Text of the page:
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The BBC's James Robbins in Uganda
"The authorities need international help and support"
 real 28k

The BBC's Jeremy Cooke in Uganda
"The stench of death is the only clue to recent events"
 real 28k

Thursday, 6 April, 2000, 17:31 GMT 18:31 UK
Uganda cult arrest warrants issued
A wreath is placed at a burial site
A wreath is placed at a burial site
Authorities in Uganda have issued warrants for the arrest of six leaders of the doomsday religious cult on charges of murder.

The six are blamed for the death of almost 100 followers, but it is not known where they are or even if they are still alive.

Hundreds of members of the cult - the Movement for the Restoration of the Ten Commandments of God - were found dead in a burnt-out church in the south-western village of Kanungu last month.

The cult's handbook
The cult's handbook appears to offer few clues over the deaths
Suspicions that many had been murdered were strengthened when scores more bodies found elsewhere bore marks of violence.

The six leaders targetted include Joseph Kibwetere, known as the prophet of the cult, Credonia Mwerinde, a former prostitute known as its programmer, and Dominic Kataribabo, a former Roman Catholic priest.

Each has been initially charged with 10 counts of murder, although more charges are expected to follow.

International assistance

"We believe they are alive and in hiding," acting director of the Criminal Investigation Division Erasmus Opia, said.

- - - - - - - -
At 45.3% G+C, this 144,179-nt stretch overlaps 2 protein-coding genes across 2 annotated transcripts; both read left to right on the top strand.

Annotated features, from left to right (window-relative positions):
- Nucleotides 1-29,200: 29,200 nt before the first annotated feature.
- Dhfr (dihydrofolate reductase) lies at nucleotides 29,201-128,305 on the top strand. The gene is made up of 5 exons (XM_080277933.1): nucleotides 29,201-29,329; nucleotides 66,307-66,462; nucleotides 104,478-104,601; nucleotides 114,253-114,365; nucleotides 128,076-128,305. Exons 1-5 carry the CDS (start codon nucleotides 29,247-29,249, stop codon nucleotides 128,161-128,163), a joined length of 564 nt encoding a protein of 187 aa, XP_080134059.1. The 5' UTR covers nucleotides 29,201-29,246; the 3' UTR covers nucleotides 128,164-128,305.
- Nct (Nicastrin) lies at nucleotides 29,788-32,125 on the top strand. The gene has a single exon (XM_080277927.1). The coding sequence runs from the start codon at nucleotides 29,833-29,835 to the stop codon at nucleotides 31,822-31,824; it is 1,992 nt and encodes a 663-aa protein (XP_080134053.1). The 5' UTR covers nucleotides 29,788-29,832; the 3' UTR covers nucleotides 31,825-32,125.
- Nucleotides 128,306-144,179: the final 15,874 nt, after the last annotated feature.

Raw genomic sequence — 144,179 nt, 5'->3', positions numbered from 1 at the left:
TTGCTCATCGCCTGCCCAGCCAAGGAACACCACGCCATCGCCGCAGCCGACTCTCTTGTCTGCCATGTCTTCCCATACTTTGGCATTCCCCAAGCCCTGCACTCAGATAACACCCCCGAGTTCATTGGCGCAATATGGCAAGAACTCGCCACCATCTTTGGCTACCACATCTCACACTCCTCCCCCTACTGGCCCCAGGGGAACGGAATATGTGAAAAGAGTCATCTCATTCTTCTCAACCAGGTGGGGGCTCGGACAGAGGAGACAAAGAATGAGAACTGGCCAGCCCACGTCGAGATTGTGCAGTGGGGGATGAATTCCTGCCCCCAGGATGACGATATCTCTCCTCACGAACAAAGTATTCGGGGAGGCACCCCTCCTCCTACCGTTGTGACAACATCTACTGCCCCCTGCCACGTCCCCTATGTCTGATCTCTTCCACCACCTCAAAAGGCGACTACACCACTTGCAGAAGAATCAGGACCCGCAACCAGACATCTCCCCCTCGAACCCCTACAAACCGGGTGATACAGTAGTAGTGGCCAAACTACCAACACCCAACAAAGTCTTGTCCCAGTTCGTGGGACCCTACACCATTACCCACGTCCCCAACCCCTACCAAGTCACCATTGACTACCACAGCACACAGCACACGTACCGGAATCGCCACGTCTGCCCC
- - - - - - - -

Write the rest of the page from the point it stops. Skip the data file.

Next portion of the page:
"We have no evidence to the contrary."

Mr Opia said the authorities had contacted the international police criminal organisation, Interpol, for help tracking down the cult's leaders.

Around 400 members of the cult died in the fire on 17 March, but since then the bodies of hundreds of other people, including those of many women and children, have been found in mass graves on properties linked to members of the cult.

Warnings

In another development, the authorities in Kampala are reported to have sent local police a "very urgent" warning that the sect was said to be kidnapping children and burying those who died in mass graves.

The Associated Press (AP) news agency quoting official documents says police dismissed the kidnap warnings as "a little bit unfounded" and rejected the mass grave claim entirely.

The news agency says the documents did not indicate what the children had died of or how many had died.

Officials are reported to have investigated a sudden series of deaths among the cult's children at one of the movement's compounds in 1999 but were told they had died of malaria.

AP says the matter was dropped after police were given documents indicating that the cult was a legal non-governmental organisation.

There has been widespread speculation that the deaths followed the failure to come true of predictions of the end of the world.

Cult members, who were told to sell their possessions and give the proceeds to the movement, had been told that they would enter a new world "free of sorrow and misery."

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Uganda's death cults
Click on the stories below for more on Uganda's doomsday cult.
Key stories:
Cult's quiet life
Priest who murdered his flock
The preacher and the prostitute
Story in pictures
Why East Africa?
More on cults
When devotion means death
'Why I joined a cult'
Talking Point TALKING POINT
Should cults be banned?
Africa Contents

Country profiles
See also:

30 Mar 00 | Africa
Priest who 'murdered' his flock
20 Mar 00 | Africa
Analysis: Why East Africa?
18 Mar 00 | Africa
When devotion means death
20 Mar 00 | Media reports
Ugandan cult member's warning
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